But because of the domestic economy-based economic strategy pursued by the Government ignoring the need for integrating to the global economy, growth rate started to fall year after year since 2013. The Yahapalana Government which came to power in 2015 failed to arrest this declining trend. As a result, 2019 ended up with a meagre growth rate of 2.3%, well below the post-independence average of 4.5%. This was continued to 2020 and it was reflected as a negative growth of 1.6% in the first quarter of the year. The situation became worse after the country was hit by the COVID-19 pandemic. Though the Government had expected a V-shaped quick recovery, with the onset of the second wave in November 2020, it now appears that it will be a prolonged recovery. The country should now get ready for this elongated economic recovery.
External sector and fiscal sector imbalances
Apart from the slowing economic growth, both the external sector and the fiscal sector too had been ailing from a major macroeconomic imbalance during this period. The country’s balance of payments was under stress, foreign reserves built up by borrowing from abroad was dwindling, the exchange rate needed periodical adjustments by way of mega depreciation and the foreign debt accumulation with resultant debt servicing ate up the country’s meagre foreign earnings.
On the fiscal side, the declining Government revenue as a percent of GDP in a background of rising government expenditure had made the whole fiscal sector unstable. On top of this, the present Government had offered a highly attractive income and VAT concessions to taxpayers. This was justified by the Government policy advisors as a supply side stimulus to reawaken the ailing economy. But it seriously dented the Government’s revenue base making the fiscal sector further vulnerable. During the first 10 months of 2020, the total tax revenue loss, compared to the achievement in 2019, amounted to Rs. 441 billion. This is a significant loss and when prorated, it will amount to a loss of about Rs. 520 billion.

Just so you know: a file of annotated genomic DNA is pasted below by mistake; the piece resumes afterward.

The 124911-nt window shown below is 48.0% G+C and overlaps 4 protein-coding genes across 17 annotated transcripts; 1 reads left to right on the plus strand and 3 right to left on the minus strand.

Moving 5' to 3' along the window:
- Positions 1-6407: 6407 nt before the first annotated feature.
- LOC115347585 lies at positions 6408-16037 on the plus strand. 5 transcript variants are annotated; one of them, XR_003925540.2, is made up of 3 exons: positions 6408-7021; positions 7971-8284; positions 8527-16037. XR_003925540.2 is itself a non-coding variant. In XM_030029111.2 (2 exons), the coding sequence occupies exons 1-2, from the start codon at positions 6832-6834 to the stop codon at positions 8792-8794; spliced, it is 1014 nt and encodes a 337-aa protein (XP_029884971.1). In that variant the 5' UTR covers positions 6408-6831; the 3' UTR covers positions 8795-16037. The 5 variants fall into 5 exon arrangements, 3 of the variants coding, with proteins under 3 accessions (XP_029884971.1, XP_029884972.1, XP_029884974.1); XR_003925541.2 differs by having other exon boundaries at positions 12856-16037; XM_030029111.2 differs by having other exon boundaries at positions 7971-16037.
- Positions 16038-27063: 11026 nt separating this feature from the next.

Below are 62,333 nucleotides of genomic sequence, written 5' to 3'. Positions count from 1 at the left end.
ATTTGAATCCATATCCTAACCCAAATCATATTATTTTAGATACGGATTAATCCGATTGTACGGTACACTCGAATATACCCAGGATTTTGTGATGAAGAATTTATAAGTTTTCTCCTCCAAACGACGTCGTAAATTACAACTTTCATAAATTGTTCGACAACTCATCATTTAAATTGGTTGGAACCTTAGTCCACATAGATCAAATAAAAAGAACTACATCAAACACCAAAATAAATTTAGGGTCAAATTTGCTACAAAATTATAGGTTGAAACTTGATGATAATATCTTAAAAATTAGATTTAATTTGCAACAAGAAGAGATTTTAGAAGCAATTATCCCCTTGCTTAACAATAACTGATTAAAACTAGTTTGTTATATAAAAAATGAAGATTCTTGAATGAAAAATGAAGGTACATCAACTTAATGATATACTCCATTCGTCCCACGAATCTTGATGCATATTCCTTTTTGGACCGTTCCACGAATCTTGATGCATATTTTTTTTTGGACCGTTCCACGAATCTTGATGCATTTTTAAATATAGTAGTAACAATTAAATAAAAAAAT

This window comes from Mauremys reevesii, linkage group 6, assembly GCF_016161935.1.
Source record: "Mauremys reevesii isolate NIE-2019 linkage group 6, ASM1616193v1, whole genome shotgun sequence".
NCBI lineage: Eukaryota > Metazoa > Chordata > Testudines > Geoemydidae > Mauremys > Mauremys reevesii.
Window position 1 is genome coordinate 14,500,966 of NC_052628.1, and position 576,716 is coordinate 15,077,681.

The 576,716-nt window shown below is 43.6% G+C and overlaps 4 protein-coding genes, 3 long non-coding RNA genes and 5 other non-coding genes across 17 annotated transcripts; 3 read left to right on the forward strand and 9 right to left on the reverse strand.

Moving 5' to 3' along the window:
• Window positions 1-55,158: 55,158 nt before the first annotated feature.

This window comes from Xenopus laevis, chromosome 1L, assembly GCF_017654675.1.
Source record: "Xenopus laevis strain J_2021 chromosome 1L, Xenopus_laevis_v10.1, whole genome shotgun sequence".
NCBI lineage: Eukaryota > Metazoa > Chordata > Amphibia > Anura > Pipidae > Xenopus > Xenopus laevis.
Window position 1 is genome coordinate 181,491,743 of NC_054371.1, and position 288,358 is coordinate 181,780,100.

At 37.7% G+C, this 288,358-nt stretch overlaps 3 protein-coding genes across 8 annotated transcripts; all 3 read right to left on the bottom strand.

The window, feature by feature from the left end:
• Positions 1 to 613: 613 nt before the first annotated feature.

Denial is not a strategy
This is what the critics had pointed out in their criticisms. If the Government ignored these warnings, the ailment would become severe day by day. The danger is that the country would lose time to arrest the worsening situation and once it has become acute, no remedy would be possible. This was put cogently by the Citibank Research in its Sri Lanka country update released recently. It warned the Government in a hard-hitting title that ‘Denial is not a Strategy’. Now by calling the critics that they are purveyors of doom and gloom and questioning their level of understanding of the alternative policies being pursued, the Government appears to be continuing with the denial strategy.
Bandaranaike in her article had questioned, among others, the mismatch in the priorities of the Government and the paltry budgetary allocations for the high priority areas. According to her, there are two immediate priorities to be addressed. They are the pandemic related health crisis and the looming economic and debt crisis. In the long run, the priority should be to reverse certain adverse trends in the economy. They are the curtailing the loss of skilled workers due to mass-scale migration, protection of environment and the maintenance of the investment ratio at least at 30% of GDP. According to her, Budget 2021 has ignored both these priorities.
Unrealistic growth numbers